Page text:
Full-time scientist, part-time Patriots cheerleader

Theresa Oei, a researcher at the Broad Institute of MIT and Harvard, is one of the new Patriots cheerleaders.
Dwight Darian
Theresa Oei was on the field at Gillette Stadium for a memorable season.

Theresa Oei fell in love with science as a kid. But she was also a talented ballet performer and could kick up a storm as an Irish step dancer.

Those childhood passions have paid off for her as an adult.

On Sunday, Oei, a researcher at the Broad Institute of MIT and Harvard, will briefly set aside her lab coat and slip on her dance shoes to root for the New England Patriots as one of the team’s newest cheerleaders.

Maria Nemchuk/Broad Institute
Theresa Oei spends her days developing genome editing technologies at the Broad Institute of MIT and Harvard.

“It’s going to be a little crazy,” she said. “But I think we are going to have a wonderful time, and I’m excited to be down there and a part of it.”

Get Fast Forward in your inbox:
Forget yesterday's news. Get what you need today in this early-morning email.
Thank you for signing up! Sign up for more newsletters here

Oei, who studied molecular biophysics and biochemistry as an undergraduate at Yale University, began working in 2015 at the Broad Institute, a biomedical research facility in Cambridge.

She spends her weekdays there developing genome editing technologies in the lab of Feng Zhang, a core institute member and associate professor at the Massachusetts Institute of Technology.

“Theresa is a talented scientist and a great contributor to our lab,” he wrote in an e-mail to the Globe. “She has a promising future ahead of her.”

Oei said she is working on a “crazy project,” then rattled off biology terms like “cilia,” “microorganisms,” and “Oxytricha trifallax,” which she described as a pond-dwelling, single-cell organism that undergoes a complex genome rearrangement process during development.


That’s the organism she’s studying now.

“What happens is, [the cells] take their genome and break it into hundreds of thousands of pieces, and then have to stitch it back together in a precise manner,” she said. “So what we want to know is, could we understand that mechanism and process and use that in human cells?”

Oei, who describes herself as fully “entrenched” in New England, grew up in Connecticut, and has been a longtime fan of the Patriots.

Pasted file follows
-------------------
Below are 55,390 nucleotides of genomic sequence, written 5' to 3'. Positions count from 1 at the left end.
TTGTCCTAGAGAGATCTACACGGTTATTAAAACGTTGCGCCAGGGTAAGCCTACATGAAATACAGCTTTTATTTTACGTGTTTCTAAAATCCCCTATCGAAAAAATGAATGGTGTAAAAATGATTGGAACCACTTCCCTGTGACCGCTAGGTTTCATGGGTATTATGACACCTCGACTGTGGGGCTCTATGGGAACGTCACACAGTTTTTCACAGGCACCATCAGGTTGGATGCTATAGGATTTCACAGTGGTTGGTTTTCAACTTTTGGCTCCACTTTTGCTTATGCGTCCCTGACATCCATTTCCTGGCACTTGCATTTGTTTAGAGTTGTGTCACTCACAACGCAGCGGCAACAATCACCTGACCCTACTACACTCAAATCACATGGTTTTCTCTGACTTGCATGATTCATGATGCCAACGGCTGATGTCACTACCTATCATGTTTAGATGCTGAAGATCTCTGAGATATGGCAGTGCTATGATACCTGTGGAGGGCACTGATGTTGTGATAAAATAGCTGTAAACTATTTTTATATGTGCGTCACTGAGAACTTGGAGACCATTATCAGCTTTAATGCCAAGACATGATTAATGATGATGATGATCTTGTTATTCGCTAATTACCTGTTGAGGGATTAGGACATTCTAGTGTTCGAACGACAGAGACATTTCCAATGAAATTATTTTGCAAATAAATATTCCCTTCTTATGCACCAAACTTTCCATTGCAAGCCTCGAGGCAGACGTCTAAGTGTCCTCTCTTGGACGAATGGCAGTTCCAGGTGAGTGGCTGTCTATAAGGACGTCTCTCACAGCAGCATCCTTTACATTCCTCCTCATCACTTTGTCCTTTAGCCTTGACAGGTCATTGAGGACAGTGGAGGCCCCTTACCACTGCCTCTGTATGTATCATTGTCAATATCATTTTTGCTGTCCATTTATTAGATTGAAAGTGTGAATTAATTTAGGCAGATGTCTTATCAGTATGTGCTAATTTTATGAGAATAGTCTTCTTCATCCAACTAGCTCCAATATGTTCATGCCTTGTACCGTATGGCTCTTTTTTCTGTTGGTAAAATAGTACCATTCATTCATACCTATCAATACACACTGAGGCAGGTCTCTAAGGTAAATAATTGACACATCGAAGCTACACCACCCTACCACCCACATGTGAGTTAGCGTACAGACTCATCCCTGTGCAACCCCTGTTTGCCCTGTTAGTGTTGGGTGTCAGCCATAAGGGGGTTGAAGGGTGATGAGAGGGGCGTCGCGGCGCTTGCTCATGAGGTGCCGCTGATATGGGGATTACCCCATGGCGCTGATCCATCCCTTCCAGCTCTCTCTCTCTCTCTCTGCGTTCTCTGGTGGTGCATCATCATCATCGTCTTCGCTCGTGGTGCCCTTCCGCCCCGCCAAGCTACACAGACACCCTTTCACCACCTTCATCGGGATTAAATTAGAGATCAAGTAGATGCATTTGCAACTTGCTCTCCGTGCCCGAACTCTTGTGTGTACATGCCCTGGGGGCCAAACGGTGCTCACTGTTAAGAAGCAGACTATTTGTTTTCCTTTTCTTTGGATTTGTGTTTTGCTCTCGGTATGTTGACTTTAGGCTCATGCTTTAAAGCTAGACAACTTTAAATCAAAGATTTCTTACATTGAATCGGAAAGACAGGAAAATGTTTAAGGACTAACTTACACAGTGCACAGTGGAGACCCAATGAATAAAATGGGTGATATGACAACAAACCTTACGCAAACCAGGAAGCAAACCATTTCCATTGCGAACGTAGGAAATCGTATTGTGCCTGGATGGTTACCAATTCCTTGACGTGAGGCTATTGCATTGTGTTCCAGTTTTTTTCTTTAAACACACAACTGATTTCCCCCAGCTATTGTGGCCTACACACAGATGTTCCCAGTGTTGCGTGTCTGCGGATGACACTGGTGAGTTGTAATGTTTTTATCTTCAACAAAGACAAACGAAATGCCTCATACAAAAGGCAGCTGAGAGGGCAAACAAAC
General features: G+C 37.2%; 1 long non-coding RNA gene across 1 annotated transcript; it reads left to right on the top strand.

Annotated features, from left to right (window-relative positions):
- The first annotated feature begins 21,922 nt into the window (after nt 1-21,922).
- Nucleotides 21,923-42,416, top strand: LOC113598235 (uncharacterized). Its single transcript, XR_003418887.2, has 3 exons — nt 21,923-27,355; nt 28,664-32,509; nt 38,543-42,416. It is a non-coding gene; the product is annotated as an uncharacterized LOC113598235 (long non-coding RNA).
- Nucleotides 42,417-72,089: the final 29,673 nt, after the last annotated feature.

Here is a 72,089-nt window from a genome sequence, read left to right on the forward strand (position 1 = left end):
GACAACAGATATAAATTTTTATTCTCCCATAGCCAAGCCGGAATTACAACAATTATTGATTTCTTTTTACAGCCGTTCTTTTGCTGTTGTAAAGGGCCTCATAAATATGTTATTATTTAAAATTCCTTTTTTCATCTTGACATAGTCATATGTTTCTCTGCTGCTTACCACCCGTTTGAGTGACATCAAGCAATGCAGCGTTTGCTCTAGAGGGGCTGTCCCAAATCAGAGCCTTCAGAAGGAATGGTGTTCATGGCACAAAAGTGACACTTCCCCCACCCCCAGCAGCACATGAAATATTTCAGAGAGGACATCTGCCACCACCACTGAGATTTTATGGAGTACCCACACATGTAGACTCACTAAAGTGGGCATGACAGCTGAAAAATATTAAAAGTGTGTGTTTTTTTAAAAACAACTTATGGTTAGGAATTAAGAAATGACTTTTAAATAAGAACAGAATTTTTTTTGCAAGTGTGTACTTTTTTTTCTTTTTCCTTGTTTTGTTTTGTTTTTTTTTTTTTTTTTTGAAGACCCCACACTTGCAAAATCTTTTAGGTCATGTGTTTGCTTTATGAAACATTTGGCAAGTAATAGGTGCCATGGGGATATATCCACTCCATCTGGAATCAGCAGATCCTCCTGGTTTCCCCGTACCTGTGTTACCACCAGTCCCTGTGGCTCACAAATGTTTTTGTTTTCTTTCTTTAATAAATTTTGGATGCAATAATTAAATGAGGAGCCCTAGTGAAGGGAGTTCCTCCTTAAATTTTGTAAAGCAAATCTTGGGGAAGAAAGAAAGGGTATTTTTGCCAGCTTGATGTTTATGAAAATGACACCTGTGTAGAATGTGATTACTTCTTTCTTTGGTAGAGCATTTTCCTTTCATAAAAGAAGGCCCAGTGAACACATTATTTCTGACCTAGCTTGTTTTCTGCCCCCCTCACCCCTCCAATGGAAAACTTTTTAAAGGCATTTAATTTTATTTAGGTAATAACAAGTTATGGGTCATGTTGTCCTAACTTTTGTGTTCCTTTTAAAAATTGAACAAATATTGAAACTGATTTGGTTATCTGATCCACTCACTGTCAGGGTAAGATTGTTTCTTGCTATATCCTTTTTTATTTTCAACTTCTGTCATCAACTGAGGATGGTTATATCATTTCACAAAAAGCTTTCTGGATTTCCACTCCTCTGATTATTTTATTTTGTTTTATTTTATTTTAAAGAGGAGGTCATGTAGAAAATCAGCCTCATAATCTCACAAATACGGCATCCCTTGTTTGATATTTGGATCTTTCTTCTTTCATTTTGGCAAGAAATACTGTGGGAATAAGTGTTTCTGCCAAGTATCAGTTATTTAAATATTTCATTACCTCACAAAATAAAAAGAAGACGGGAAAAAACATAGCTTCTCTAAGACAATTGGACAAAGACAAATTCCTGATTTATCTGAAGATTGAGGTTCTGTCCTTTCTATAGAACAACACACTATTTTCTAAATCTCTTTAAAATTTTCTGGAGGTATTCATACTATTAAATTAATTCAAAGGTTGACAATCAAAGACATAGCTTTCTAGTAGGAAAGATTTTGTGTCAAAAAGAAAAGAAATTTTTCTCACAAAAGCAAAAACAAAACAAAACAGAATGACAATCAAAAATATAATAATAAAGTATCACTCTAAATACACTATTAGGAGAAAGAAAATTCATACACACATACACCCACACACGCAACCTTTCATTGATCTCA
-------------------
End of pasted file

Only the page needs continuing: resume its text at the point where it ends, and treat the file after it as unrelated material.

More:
With a background in Irish step dancing — she is known internationally and is now studying for her certification so she can teach others — and ballet, the 23-year-old decided to try out for the team’s dance squad in March, even though she had never been a cheerleader before.

If a dancer has a good foundation in ballet, she can easily adapt to other techniques and styles, she said. With Irish step dancing, the rhythm and energy translates nicely to cheerleading.


“I was looking for an opportunity to dance and do something different,” she said. “I had no idea what to expect. I was kind of clueless, to be perfectly honest.”

But she survived the various tryouts and boot camp training, all the while working diligently in the lab.

Oei was on the field at Gillette Stadium for a memorable season, one that at times has given her chills.

There was the time quarterback Tom Brady came charging onto the field after serving his four-game suspension. That same day, the dance squad met with cancer survivors, one of the many community events the team has participated in.

“It was an emotional moment,” she said. “There was something special about this season.”

As much as she has enjoyed cheerleading, Oei’s future with the team remains unclear.

She is planning to attend graduate school and has interviews lined up at Rockefeller University, Stanford University, Yale, and Harvard.

Since she doesn’t know where she will end up, Oei has not committed to trying out for the Patriots dance team for next year. (Open auditions are coming up after the Super Bowl.)

She has decided to put her scientific research first.

“I’ve enjoyed cheerleading for the Patriots and have learned so much from this team,” she said.

“But in the end, I see science as my vocation.”

Steve Annear can be reached at Follow him on Twitter @steveannear.